Puerto Rico Under American Rule
The United States gained control of the island of Puerto Rico as a result of the Spanish American war in 1898, claiming its intention to "free" the island from Spanish colonialism. When the United States took possession of the island, Puerto Rico became merely that, a controlled possession given little or insignificant power in many facets of Puerto Rican life. In a matter of a few months, Puerto Rico moved from being a Spanish possession to an American one, and this changing of hands had many implications on the status of Puerto Rico, politically economically, and socially.
Moved by desires for freedom, social change, and political change, lack of leadership, and plainly, fear, the Puerto Ricans welcomed the Americans to the island. After all, the Puerto Ricans had never been under their own rule. After being colonized and ruled by Spain for 400 years, no one knew what to expect from the United States, but the island hoped for change and for the chance to be self-governing, if not independent, because as a colony of Spain, all Puerto Rico wanted was to be considered a "state" of Spain. Spain, however, did not grant them this. Once overtaken, military forces ruled the island for two years, "undermining one way of life without replacing it with another", while the United States government decided what it wanted to do with her new possession (Fernandez, 1996). One thing was clear by the military occupation: the United States had no intention of letting Puerto Rico rule itself.
And, to say the least, Puerto Ricans were not happy. With the United States in control, Puerto Rico became a territory with no real rights of her own, (except independence which wasn't going to be achieved at that stage of its status of territory) no sovereign control of its own economic or political life. At least when Puerto Rico had been a colony of Spain, she had representation in the parliament of Madrid; here in the United States, as Senator Foraker noted, "Puerto Rico belongs to the United States, but it is no the United States, nor a part of the United States", and in that, of course Puerto Rico would not have had any representation in Congress, nor should had it been expected (Fernandez, 2). Initially, the United States wanted and cherished Puerto Rico as a war prize, a way to protect its interests and reinforce the idea among other empires, political leaders, and governments that it was a supreme power by taking over the last Caribbean and Pacific colonies that Spain had. But that was all they had in mind for the island; never was Puerto Rico meant to be a state, not even a territory but just a possession with which the U.S. Government could do whatever it wanted to.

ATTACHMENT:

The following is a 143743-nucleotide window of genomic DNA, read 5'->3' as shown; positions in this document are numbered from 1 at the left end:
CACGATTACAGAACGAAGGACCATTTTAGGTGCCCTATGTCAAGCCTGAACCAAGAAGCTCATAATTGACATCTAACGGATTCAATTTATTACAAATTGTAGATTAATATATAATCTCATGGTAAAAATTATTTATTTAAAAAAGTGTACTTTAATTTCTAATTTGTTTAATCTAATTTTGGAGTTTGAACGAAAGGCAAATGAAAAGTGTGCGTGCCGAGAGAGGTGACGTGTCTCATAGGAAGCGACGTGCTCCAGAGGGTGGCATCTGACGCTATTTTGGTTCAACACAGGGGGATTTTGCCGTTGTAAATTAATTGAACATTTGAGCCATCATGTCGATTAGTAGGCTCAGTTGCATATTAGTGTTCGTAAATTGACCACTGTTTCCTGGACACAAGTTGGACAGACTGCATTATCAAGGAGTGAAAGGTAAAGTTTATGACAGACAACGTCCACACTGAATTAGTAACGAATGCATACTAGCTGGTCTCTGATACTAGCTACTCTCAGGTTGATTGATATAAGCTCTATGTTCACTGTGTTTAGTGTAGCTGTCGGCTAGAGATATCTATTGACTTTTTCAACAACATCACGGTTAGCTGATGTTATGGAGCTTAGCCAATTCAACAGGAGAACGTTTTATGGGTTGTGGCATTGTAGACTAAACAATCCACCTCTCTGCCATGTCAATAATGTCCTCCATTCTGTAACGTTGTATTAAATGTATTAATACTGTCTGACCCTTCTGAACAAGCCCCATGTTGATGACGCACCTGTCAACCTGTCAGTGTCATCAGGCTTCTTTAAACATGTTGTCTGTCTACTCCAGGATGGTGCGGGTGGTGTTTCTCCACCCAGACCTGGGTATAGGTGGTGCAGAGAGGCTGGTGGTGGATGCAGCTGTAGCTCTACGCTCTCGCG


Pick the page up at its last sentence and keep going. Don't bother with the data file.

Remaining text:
Yet, it wasn't that easy. In an effort to, again, protect its interest and to keep the peace, Congress passed the Foraker Law in 1900, which established a civil government and free commerce between the island and the United States. And in...